Back in the 1950s, the fathers of the field Minsky and McCarthy, described artificial intelligence as any task performed by a program or a machine that, if a human carried out the same activity, we would say the human had to apply intelligence to accomplish the task.
That obviously is a fairly broad definition, which is why you will sometimes see arguments over whether something is truly AI or not.
AI systems will typically demonstrate at least some of the following behaviors associated with human intelligence: planning, learning, reasoning, problem solving, knowledge representation, perception, motion, and manipulation and, to a lesser extent, social intelligence and creativity.
At a very high level artificial intelligence can be split into two broad types: narrow AI and general AI.
Narrow AI is what we see all around us in computers today: intelligent systems that have been taught or learned how to carry out specific tasks without being explicitly programmed how to do so.
This type of machine intelligence is evident in the speech and language recognition of the Siri virtual assistant on the Apple iPhone, in the vision-recognition systems on self-driving cars, in the recommendation engines that suggest products you might like based on what you bought in the past. Unlike humans, these systems can only learn or be taught how to do specific tasks, which is why they are called narrow AI.
What can narrow AI do?
There are a vast number of emerging applications for narrow AI: interpreting video feeds from drones carrying out visual inspections of infrastructure such as oil pipelines, organizing personal and business calendars, responding to simple customer-service queries, co-ordinating with other intelligent systems to carry out tasks like booking a hotel at a suitable time and location, helping radiologists to spot potential tumors in X-rays, flagging inappropriate content online, detecting wear and tear in elevators from data gathered by IoT devices, the list goes on and on.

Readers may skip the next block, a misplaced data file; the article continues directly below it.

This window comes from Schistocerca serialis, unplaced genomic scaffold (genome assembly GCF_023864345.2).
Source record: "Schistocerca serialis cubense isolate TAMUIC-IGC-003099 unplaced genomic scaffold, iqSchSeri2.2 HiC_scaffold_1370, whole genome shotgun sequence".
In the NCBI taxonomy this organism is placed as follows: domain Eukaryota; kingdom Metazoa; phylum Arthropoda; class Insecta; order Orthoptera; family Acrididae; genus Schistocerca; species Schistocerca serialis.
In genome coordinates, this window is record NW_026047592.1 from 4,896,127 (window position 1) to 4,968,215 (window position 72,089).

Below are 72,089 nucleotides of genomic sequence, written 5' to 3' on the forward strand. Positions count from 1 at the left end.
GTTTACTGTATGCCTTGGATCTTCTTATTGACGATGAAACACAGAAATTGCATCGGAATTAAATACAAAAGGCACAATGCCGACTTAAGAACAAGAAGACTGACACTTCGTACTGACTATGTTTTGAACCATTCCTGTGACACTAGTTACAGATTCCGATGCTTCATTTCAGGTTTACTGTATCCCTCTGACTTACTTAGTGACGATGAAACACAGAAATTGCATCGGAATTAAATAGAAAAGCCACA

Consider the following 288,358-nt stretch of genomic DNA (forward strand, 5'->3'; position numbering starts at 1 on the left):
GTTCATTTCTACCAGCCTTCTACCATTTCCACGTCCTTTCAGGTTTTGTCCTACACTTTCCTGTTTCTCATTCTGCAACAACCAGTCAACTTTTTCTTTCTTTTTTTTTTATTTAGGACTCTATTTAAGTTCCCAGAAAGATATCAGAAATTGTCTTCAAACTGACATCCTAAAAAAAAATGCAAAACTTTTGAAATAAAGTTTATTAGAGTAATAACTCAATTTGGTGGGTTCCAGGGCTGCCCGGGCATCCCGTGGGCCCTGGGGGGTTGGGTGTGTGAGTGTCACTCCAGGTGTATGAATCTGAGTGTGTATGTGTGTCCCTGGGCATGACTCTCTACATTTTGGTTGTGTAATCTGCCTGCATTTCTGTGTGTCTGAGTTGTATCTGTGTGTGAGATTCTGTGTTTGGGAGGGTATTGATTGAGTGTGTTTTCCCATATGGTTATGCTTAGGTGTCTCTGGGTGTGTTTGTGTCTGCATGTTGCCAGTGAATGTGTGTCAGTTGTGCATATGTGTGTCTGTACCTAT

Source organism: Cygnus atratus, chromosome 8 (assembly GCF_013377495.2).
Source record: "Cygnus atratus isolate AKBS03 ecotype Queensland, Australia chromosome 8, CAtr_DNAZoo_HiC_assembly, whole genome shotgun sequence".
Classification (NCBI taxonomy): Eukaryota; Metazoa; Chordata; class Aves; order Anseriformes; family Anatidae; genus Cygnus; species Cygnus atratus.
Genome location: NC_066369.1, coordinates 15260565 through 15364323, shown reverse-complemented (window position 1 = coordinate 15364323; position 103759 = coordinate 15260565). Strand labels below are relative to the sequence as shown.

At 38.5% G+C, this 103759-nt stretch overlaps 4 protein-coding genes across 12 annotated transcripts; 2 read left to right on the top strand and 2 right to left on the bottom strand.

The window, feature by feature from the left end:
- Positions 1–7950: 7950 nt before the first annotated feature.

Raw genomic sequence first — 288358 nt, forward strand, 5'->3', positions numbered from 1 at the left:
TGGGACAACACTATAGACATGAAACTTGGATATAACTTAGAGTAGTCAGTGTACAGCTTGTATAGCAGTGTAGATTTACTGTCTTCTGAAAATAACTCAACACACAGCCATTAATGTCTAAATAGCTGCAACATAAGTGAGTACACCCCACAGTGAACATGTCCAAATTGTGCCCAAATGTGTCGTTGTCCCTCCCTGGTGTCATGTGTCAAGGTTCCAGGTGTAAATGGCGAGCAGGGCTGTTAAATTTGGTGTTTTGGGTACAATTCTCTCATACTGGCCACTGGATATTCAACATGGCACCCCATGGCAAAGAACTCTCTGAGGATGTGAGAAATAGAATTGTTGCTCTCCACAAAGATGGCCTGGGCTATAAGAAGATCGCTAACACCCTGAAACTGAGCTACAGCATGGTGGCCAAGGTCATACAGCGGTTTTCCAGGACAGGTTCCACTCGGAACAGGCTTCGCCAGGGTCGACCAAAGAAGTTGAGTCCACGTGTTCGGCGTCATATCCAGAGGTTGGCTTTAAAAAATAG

What can general AI do?
Artificial general intelligence is very different, and is the type of adaptable intellect found in humans, a flexible form of intelligence capable of learning how to carry out vastly different tasks, anything from haircutting to building spreadsheets, or to reason about a wide variety of topics based on its accumulated experience. This is the sort of AI more commonly seen in movies, the likes of HAL in 2001 or Skynet in The Terminator, but which doesn’t exist today and AI experts are fiercely divided over how soon it will become a reality.
A survey conducted among four groups of experts in 2012/13 by AI researchers Vincent C Müller and philosopher Nick Bostrom reported a 50 percent chance that Artificial General Intelligence (AGI) would be developed between 2040 and 2050, rising to 90 percent by 2075. The group went even further, predicting that so-called ‘ superintelligence‘ — which Bostrom defines as “any intellect that greatly exceeds the cognitive performance of humans in virtually all domains of interest” — was expected some 30 years after the achievement of AGI.
That said, some AI experts believe such projections are wildly optimistic given our limited understanding of the human brain, and believe that AGI is still centuries away.